- Treat your customer data like Holy Grail!
Throw all the guesswork out of the window. Do not get swayed by HIPPOs (Highest Paid Person’s Opinion) in your company.
Test your hypotheses. Remember that your customers are leaving their trails everywhere. With digitization, you can tap into a wealth of structured and unstructured data on your customers and measure customer satisfaction. Mesh it with location-based data and you can kick it up a few hundred notches.
Use this data to draw customer insights. Use it to architect a tremendous customer journey. Use it to achieve 100% customer satisfaction. Use it to make better decisions. Use it to create a more personalized experience. Use it to gain competitive advantage. Just use it, would you?
Amazon is killing it with personalized recommendations
Amazon is the kind of salesman that every e-commerce platform dreams to be. Thanks to its sophisticated data mining techniques and business intelligence, Amazon has been able to pioneer the art of customer satisfaction and giving personalized recommendations to its customers.
At any given page, Amazon has multiple recommendations. From Top Sellers to Recommended for you to Recently Viewed products, there is a whole string of targeted recommendations that entice the customers to buy more than they intend to.
The result? Amazon is able to create innovative opportunities to cross-sell its products. To bundle relevant products together. To dramatically increase the average order value. And to accelerate its sales.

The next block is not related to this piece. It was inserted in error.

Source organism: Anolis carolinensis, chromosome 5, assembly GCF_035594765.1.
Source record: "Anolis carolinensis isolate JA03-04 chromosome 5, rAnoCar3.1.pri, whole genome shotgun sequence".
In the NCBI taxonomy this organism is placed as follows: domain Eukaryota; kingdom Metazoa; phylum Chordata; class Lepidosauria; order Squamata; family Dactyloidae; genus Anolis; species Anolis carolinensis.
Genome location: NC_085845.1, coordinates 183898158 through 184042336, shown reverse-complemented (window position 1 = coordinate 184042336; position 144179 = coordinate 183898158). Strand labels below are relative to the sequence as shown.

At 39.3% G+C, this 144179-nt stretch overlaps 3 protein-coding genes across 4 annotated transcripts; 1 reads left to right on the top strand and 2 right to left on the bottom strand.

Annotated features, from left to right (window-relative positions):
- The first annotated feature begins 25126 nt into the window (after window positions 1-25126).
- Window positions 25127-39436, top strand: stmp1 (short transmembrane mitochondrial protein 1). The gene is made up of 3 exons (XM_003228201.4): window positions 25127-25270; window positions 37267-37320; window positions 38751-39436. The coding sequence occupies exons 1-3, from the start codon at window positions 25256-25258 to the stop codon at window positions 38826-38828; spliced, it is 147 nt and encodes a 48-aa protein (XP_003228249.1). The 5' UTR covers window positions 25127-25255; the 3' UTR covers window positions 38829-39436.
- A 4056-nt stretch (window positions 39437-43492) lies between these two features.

- Tear down the wall between physical and virtual
Customers are expecting an integrated experience. No matter how many channels you have, you need to engage your customers to the same degree at every touchpoint. Customers do not separate the physical from online experience.
You need to give them what they want and when they want at their convenience. So whether they are stepping into your bohemian boutique store or clicking on your online outlet, the experience must be seamless for customer satisfaction.
Watch this video to get a glimpse into how Burberry has creatively meshed the digital and the physical worlds to create a fantastic customer experience.
Here’s my last crude piece of advice: Fast track your Digital Transformation NOW. Or else watch your competition eat into your profits, your market share, your brand value and just about anything that makes your business alive.
Consumers are like brats these days. They know what they want and they know how to get it. And if you don’t deliver as promised, they will shame you in public. For they speak and understand only one language: Digital.